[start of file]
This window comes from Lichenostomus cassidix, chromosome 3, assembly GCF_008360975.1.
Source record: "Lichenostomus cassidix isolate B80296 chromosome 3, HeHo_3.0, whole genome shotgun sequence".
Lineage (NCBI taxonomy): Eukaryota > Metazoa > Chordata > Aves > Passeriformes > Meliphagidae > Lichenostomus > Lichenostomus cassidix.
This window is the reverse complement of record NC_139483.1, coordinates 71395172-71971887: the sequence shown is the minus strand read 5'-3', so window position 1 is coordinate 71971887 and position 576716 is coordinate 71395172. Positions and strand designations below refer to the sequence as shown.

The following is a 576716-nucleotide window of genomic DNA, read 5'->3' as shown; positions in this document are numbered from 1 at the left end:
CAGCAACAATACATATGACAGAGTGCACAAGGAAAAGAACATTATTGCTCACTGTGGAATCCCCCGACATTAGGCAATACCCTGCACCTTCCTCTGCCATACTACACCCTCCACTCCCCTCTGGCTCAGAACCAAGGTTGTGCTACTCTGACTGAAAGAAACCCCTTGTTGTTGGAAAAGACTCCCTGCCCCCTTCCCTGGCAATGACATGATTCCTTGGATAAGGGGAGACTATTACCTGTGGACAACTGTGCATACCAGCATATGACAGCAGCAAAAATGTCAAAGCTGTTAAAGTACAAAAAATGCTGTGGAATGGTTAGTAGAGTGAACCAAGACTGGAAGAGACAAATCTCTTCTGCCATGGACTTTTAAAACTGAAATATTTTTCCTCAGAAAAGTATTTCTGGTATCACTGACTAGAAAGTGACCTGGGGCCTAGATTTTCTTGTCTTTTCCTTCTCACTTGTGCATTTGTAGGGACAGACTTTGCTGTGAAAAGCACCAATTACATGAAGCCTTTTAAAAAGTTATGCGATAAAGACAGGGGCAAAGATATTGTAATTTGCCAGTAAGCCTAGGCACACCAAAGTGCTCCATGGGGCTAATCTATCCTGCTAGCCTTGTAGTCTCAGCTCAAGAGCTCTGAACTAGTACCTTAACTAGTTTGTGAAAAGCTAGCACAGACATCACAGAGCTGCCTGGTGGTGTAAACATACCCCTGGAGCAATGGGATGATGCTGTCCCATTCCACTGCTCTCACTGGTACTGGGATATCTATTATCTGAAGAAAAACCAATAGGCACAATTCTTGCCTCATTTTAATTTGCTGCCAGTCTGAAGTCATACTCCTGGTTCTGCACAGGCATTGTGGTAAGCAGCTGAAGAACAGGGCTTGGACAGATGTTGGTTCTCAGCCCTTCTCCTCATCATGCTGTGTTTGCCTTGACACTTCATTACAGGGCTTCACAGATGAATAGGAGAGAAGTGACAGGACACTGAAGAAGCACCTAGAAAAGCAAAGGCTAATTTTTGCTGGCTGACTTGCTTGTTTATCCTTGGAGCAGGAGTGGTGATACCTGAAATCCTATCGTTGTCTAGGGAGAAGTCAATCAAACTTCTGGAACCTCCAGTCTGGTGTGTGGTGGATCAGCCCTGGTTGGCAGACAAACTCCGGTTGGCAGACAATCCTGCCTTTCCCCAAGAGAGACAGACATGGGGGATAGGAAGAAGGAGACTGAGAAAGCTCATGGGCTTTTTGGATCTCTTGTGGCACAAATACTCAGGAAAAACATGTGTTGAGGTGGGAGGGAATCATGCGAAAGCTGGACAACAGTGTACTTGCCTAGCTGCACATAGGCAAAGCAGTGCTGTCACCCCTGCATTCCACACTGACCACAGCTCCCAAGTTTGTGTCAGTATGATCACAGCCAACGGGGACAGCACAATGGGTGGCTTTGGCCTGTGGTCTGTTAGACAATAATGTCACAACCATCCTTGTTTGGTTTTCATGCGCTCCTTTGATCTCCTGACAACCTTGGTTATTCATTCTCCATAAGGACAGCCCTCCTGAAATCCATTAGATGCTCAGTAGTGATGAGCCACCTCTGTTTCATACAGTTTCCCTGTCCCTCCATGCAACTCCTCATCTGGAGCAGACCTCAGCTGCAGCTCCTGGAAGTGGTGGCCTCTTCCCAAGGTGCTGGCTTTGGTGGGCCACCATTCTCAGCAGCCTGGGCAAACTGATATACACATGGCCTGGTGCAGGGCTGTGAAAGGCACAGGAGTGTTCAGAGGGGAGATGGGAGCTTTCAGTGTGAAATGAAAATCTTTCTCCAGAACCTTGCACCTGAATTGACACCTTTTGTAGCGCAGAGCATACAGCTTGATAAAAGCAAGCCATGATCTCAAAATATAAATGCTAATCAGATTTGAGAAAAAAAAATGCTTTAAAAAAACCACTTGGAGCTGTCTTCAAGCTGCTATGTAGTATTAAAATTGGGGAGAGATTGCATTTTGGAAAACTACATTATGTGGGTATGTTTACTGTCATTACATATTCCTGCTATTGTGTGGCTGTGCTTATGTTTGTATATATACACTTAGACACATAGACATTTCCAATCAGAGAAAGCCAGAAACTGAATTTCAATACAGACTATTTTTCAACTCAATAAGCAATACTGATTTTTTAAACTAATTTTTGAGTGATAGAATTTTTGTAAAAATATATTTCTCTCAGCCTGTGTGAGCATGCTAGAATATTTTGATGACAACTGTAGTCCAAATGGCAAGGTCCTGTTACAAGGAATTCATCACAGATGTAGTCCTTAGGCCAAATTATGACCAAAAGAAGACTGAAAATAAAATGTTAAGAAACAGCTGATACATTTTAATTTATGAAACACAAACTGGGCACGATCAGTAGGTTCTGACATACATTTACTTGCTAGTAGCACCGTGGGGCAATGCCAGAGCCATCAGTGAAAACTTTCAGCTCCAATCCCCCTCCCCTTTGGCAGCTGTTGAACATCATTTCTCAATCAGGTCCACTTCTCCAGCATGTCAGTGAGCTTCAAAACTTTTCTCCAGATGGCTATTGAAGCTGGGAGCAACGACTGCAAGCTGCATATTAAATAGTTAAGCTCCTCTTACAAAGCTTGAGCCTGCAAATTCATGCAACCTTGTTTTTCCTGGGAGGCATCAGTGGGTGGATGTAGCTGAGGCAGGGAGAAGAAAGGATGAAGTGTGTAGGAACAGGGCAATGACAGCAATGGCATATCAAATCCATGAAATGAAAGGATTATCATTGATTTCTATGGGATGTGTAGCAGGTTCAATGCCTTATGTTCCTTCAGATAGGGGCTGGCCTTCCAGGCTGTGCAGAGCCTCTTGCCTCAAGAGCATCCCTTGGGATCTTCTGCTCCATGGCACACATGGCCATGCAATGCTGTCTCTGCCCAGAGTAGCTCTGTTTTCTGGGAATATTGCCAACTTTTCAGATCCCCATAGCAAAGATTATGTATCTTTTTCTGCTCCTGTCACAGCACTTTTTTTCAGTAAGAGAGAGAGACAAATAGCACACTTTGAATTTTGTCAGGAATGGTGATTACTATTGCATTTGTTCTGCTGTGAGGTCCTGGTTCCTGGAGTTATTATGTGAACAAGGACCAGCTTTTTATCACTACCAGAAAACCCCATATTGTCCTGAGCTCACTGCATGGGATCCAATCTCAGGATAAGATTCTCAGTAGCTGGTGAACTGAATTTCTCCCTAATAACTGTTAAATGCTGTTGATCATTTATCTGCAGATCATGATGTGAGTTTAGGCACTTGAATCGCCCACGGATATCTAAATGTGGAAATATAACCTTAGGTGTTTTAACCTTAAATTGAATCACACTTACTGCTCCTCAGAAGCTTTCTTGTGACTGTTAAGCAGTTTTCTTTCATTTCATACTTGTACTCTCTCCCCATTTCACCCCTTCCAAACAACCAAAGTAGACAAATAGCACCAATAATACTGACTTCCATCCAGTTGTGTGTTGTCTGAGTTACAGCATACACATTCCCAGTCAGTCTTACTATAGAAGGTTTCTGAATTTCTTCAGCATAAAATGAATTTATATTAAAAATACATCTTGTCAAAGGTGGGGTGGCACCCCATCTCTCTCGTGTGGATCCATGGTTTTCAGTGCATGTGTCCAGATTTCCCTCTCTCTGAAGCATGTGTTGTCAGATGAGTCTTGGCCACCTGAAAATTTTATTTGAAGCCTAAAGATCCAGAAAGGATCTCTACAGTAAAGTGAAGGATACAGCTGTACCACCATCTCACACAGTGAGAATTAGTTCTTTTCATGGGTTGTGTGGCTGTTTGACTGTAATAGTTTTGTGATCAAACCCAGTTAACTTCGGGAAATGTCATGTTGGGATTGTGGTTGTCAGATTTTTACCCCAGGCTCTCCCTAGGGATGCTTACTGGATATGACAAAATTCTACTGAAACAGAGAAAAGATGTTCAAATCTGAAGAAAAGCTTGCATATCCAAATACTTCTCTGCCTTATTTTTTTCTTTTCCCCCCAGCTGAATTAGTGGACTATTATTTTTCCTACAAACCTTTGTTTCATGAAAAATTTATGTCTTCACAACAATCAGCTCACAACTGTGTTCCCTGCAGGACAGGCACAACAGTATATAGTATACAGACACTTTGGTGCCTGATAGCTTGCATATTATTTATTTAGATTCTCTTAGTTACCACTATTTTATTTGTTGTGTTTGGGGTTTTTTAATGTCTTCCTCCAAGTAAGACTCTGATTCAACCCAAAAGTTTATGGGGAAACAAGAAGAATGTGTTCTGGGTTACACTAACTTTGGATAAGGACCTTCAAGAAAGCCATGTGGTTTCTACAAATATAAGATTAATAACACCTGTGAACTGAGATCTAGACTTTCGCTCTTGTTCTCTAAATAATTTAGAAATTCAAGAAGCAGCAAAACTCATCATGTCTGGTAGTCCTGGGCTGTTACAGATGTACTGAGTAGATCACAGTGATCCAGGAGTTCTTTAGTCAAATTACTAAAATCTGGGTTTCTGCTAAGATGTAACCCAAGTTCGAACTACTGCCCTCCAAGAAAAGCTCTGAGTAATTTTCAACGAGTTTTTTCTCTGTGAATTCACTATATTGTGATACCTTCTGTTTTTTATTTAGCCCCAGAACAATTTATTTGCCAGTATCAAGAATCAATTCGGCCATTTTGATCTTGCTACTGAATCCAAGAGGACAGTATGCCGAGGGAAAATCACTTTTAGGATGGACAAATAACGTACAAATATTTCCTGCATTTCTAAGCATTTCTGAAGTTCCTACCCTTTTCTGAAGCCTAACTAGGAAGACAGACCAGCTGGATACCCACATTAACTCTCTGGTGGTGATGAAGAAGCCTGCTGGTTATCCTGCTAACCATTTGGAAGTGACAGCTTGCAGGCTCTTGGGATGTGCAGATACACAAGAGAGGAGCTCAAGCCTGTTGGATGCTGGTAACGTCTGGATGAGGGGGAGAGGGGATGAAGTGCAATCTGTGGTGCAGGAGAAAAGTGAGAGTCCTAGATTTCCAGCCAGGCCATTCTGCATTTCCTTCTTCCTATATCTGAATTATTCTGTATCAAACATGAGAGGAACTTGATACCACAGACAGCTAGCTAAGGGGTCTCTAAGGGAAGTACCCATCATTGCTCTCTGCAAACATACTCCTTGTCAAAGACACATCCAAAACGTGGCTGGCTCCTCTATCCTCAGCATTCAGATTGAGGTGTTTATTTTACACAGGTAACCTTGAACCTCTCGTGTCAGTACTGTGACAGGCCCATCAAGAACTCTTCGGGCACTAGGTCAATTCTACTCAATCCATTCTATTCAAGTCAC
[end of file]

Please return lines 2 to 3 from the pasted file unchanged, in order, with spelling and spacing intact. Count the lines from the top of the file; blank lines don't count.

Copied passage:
Source record: "Lichenostomus cassidix isolate B80296 chromosome 3, HeHo_3.0, whole genome shotgun sequence".
Lineage (NCBI taxonomy): Eukaryota > Metazoa > Chordata > Aves > Passeriformes > Meliphagidae > Lichenostomus > Lichenostomus cassidix.